A scene from the new cut

The Fruit of Their Labors

That the extended cut is, in essence, a new movie, with a pulse all its own, is apparent from the revelatory experience of watching it. But that’s not to suggest it strays from the spirit of the original. “There are elaborations of narrative threads that provide more context, but they don’t fundamentally change the story in and of itself,” finds Hendrickson. With ample room to breathe, the expanded version offers a more nuanced picture of the troubles encountered by the adolescent Jack O’Brien (Hunter McCracken); the concerns and doubts of his parents (Brad Pitt and Jessica Chastain); and the crisis of faith of the jaded adult Jack (Sean Penn), as he struggles to make sense of his upbringing and the tragedies that befell his family decades ago, and searches for meaning and redemption amid the origins of the universe. In one sequence, Jack and his young brothers survey the destruction caused by a tornado. While this cut doesn’t feature any more of the awe-inspiring imagery created under the supervision of Dan Glass and his incredible special effects team, the power of nature is vividly evoked in this depiction of a disaster, the aftermath of which underscores the many ways the family lives at the mercy of a world evolving on its own almost inconceivably vast time scale.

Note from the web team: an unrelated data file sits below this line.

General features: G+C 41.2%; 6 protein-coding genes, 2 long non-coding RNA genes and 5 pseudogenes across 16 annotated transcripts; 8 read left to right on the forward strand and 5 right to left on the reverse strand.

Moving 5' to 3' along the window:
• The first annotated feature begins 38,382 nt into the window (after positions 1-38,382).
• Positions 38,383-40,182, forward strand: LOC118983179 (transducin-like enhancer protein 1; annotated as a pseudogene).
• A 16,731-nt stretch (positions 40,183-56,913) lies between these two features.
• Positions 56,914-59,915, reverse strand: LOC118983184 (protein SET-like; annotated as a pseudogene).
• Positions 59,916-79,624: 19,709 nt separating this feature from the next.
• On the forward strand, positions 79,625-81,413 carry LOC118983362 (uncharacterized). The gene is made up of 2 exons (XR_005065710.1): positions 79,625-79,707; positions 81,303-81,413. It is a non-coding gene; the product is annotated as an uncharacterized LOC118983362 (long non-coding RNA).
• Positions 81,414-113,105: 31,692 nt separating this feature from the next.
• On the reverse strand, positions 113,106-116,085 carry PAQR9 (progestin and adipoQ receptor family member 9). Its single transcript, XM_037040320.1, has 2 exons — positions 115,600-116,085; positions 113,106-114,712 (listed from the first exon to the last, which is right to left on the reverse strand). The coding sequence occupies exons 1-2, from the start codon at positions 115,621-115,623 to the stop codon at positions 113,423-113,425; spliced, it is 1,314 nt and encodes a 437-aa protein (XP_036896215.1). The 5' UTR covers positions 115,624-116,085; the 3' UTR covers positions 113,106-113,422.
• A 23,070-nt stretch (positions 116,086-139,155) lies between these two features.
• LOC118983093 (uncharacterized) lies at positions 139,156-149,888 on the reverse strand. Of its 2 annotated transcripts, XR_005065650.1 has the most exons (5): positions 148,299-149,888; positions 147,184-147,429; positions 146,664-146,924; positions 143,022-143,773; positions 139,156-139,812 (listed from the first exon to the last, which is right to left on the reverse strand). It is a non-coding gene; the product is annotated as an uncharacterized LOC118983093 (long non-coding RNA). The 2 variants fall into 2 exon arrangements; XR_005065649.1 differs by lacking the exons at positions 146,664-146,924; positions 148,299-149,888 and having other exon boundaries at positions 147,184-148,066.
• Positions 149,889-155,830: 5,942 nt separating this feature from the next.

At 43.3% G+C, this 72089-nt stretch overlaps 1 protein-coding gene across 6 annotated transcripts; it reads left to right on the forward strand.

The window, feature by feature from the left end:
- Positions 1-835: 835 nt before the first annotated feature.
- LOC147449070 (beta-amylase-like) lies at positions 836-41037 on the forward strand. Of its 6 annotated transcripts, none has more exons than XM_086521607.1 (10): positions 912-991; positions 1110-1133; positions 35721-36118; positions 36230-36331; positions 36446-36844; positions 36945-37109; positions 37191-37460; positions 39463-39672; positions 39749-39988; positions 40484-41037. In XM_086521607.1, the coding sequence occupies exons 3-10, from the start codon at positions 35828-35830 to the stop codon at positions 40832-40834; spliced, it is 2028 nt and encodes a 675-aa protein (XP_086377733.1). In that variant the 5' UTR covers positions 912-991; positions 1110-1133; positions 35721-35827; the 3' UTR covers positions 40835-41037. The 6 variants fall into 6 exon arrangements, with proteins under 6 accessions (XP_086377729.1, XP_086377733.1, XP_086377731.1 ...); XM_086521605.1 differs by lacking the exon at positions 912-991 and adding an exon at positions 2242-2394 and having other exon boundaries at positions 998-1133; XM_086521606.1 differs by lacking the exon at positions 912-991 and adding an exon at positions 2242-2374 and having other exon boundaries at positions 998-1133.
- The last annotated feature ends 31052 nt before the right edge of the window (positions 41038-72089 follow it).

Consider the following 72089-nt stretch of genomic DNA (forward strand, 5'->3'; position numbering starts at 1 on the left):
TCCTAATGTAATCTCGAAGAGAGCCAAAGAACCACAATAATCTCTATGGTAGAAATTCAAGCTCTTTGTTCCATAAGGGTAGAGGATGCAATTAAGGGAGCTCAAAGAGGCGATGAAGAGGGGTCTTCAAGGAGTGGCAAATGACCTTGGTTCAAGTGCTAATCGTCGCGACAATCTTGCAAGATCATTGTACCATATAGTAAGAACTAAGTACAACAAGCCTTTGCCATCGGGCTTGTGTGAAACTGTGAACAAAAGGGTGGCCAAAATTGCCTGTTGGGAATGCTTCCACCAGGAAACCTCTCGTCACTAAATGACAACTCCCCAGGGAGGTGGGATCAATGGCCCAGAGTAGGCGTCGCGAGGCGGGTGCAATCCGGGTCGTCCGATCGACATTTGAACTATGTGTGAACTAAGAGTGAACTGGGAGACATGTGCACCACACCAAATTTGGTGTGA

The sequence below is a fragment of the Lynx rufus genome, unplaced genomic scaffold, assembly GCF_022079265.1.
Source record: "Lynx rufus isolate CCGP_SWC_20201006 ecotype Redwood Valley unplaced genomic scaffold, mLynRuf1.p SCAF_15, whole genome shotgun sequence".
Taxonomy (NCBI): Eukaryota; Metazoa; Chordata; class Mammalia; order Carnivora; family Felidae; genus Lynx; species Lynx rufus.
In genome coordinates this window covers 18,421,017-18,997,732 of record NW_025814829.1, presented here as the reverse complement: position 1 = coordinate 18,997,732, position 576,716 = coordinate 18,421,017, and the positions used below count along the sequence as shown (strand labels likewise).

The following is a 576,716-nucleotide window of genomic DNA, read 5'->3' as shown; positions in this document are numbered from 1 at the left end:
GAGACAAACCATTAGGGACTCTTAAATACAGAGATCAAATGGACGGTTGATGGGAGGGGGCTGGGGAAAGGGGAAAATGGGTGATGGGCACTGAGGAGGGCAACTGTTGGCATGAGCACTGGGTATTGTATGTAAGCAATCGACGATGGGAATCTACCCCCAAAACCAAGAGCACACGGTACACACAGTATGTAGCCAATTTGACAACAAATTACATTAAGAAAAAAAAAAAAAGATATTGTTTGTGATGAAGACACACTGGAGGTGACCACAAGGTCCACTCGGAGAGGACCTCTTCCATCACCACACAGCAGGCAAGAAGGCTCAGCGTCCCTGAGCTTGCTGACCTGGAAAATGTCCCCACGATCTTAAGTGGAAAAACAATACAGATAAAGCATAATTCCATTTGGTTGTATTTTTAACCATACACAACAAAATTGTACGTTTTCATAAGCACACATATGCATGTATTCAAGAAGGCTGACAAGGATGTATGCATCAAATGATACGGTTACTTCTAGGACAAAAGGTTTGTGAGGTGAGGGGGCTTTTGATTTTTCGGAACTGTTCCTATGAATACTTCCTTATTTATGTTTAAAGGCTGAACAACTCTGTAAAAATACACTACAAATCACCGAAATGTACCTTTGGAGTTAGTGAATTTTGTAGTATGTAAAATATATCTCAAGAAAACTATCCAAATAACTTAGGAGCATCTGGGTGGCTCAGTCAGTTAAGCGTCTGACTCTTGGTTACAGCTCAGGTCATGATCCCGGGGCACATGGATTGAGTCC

Hendrickson sees the key to The Tree of Life’s tactile beauty and insight into human vulnerability and grace as lying in what made this longer cut so difficult to put together in the first place: the vast amount of footage that Malick and Lubezki shot on location in Texas and beyond. “I think the only way that you can create a film as perceptive and sensitive as this is if you have that much footage to work with,” she says. And, as Malick has shown with this fascinating variation, having that much footage in the bank can also mean a film ever ready to take on new forms, changing over time as do its makers and viewers.

For a glimpse of Malick’s new cut, check out the trailer we made for the edition: